An AUA member in Melbourne…
At the AUA, we always try to give our members diverse opportunities to enhance their career and strengthen their skills. This is why we have partnered with organisations such as the Association for Tertiary Education Management (ATEM) and American Association of Collegiate Registrars and Admissions Officers (AACRAO) to offer you the chance to connect with like-minded individuals from across the world.
Our member, Matthew Hisbent, has applied for and been accepted to represent the AUA at the Tertiary Education Management Conference 2017 in Melbourne, organised by ATEM. Matthew gracefully accepted to write a blog for us to showcase his experience.
Day 1: Playing the tourist
Day 1 lunchtime. Walked from the hotel this morning over the bridge over the Yarra to catch the tourist tram. Melbourne is an eclectic mix of old and new and the photos that accompany this are of the dock land, the wide boulevards and Bourke street where old meets new. The new are the shops ( yippee) and the old are the buildings at the top of the hill on Spring Street. Took the 35 city circle tram ( free) from Flinders street station on the loop to dock lands and saw a lot of historical central Melbourne on the way. Time now for a shopping trip (post tea and croissant) and then some more history on the tram loop in the opposite direction. Here a few photos from my touristy day:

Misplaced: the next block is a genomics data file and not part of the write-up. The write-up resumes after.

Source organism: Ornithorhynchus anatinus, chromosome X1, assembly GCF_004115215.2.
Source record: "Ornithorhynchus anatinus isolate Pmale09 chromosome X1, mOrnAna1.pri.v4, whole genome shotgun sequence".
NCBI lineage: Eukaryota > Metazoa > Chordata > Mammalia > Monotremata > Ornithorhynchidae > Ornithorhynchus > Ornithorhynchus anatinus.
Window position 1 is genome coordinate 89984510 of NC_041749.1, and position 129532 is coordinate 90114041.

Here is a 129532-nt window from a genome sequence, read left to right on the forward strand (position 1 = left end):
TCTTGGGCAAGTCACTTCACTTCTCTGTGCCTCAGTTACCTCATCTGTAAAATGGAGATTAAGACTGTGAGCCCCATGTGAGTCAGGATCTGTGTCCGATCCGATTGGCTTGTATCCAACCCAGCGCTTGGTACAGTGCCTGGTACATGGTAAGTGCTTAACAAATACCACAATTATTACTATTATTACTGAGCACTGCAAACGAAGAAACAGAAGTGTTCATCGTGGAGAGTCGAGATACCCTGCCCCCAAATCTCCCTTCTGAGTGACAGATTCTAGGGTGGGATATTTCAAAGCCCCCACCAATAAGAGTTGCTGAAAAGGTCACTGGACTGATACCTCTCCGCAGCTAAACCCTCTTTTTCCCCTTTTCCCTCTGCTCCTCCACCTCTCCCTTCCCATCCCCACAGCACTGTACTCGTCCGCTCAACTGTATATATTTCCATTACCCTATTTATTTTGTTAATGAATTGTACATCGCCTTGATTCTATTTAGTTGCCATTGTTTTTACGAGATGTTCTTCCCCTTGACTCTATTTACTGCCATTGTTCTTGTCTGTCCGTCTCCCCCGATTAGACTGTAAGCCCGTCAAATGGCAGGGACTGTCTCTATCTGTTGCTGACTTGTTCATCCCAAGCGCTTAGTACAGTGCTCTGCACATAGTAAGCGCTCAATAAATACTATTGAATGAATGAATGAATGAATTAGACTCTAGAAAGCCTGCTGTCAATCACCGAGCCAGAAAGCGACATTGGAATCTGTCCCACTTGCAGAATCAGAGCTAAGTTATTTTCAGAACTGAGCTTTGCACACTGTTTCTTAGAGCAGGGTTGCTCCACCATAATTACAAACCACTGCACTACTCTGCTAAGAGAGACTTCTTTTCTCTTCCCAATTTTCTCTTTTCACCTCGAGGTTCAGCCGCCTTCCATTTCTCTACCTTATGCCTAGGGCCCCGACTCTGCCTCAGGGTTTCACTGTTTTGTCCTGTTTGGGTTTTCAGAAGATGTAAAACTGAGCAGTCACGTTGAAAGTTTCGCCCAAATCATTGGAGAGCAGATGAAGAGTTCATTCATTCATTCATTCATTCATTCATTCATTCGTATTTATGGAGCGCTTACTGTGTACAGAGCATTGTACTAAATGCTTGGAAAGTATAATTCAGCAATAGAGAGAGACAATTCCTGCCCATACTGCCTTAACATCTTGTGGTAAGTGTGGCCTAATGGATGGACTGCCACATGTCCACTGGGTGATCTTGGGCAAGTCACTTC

After dark, a different Melbourne comes out to play around the city and along the river bank. Neon glow covers the city and the lanes ( graffiti hell during the day), buzzing with the activity from a 100 different sub cultures and ethnic party places. Among all that, you can find a good pub such as ‘The Crafty Squire’ which serves a fine range of beers and only $13 a pint….
On to more serious business...
This is official blog post #1 in which I shift from the tourist eye view of Melbourne to the Business of the day, the TEMC conference. From Saturday delegates have been arriving in Melbourne and at the start of play 912 delegates were expected, smashing last year’s record of 800+. They aren’t all in shot but this is our lovely plenary venue starting to welcome people.
Sunday evening the business part of the trip really starts to kick in as I have three sessions to look forward to. The first is the presenters’ get-together in the conference venue.
This is the first year that ATEM have used the services of a consultant to offer training to all the presenters, starting with a webinar sent over to participants before the event. The idea is to make sure that first timers are not left to their own resources in front of an audience for the first time. Following this session is a 10 minute walk along the riverside to the National Gallery of Victoria for two events. The first is the Newcomers’ Reception which, again, sets records for the number of newcomers. After a traditional welcome to country in which the original custodians of the land, the indigenous peoples, are paid respect to, there are the few welcoming speeches, followed by an hour for networking. As fate would have it, the first person I meet is a Facilities Manager who has recently returned from a stint in the U.K., designing and building student accommodation. It is the first of many new friendships.